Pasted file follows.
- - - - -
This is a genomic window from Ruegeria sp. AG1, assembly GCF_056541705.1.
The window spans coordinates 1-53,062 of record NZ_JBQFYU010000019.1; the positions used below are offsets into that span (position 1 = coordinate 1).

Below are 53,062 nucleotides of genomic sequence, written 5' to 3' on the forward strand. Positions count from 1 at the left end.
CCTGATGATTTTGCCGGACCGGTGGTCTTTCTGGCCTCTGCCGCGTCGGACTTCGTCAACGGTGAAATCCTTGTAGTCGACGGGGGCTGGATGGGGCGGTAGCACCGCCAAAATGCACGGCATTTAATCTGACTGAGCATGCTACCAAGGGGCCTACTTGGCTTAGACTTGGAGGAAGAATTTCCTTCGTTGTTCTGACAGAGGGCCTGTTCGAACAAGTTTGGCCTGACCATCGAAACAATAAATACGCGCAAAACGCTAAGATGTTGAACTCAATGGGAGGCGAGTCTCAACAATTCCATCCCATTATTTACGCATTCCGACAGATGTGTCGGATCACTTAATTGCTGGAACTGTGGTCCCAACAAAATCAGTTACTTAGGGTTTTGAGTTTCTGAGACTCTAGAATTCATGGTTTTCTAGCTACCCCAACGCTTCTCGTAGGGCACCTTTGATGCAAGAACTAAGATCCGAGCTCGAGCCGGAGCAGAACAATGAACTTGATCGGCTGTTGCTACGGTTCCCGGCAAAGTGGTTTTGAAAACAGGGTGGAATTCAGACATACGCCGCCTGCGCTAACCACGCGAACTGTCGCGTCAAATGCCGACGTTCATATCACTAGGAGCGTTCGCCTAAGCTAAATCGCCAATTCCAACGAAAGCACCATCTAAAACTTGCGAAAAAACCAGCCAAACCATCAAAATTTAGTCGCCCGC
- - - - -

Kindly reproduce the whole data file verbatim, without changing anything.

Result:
This is a genomic window from Ruegeria sp. AG1, assembly GCF_056541705.1.
The window spans coordinates 1-53,062 of record NZ_JBQFYU010000019.1; the positions used below are offsets into that span (position 1 = coordinate 1).

Below are 53,062 nucleotides of genomic sequence, written 5' to 3' on the forward strand. Positions count from 1 at the left end.
CCTGATGATTTTGCCGGACCGGTGGTCTTTCTGGCCTCTGCCGCGTCGGACTTCGTCAACGGTGAAATCCTTGTAGTCGACGGGGGCTGGATGGGGCGGTAGCACCGCCAAAATGCACGGCATTTAATCTGACTGAGCATGCTACCAAGGGGCCTACTTGGCTTAGACTTGGAGGAAGAATTTCCTTCGTTGTTCTGACAGAGGGCCTGTTCGAACAAGTTTGGCCTGACCATCGAAACAATAAATACGCGCAAAACGCTAAGATGTTGAACTCAATGGGAGGCGAGTCTCAACAATTCCATCCCATTATTTACGCATTCCGACAGATGTGTCGGATCACTTAATTGCTGGAACTGTGGTCCCAACAAAATCAGTTACTTAGGGTTTTGAGTTTCTGAGACTCTAGAATTCATGGTTTTCTAGCTACCCCAACGCTTCTCGTAGGGCACCTTTGATGCAAGAACTAAGATCCGAGCTCGAGCCGGAGCAGAACAATGAACTTGATCGGCTGTTGCTACGGTTCCCGGCAAAGTGGTTTTGAAAACAGGGTGGAATTCAGACATACGCCGCCTGCGCTAACCACGCGAACTGTCGCGTCAAATGCCGACGTTCATATCACTAGGAGCGTTCGCCTAAGCTAAATCGCCAATTCCAACGAAAGCACCATCTAAAACTTGCGAAAAAACCAGCCAAACCATCAAAATTTAGTCGCCCGC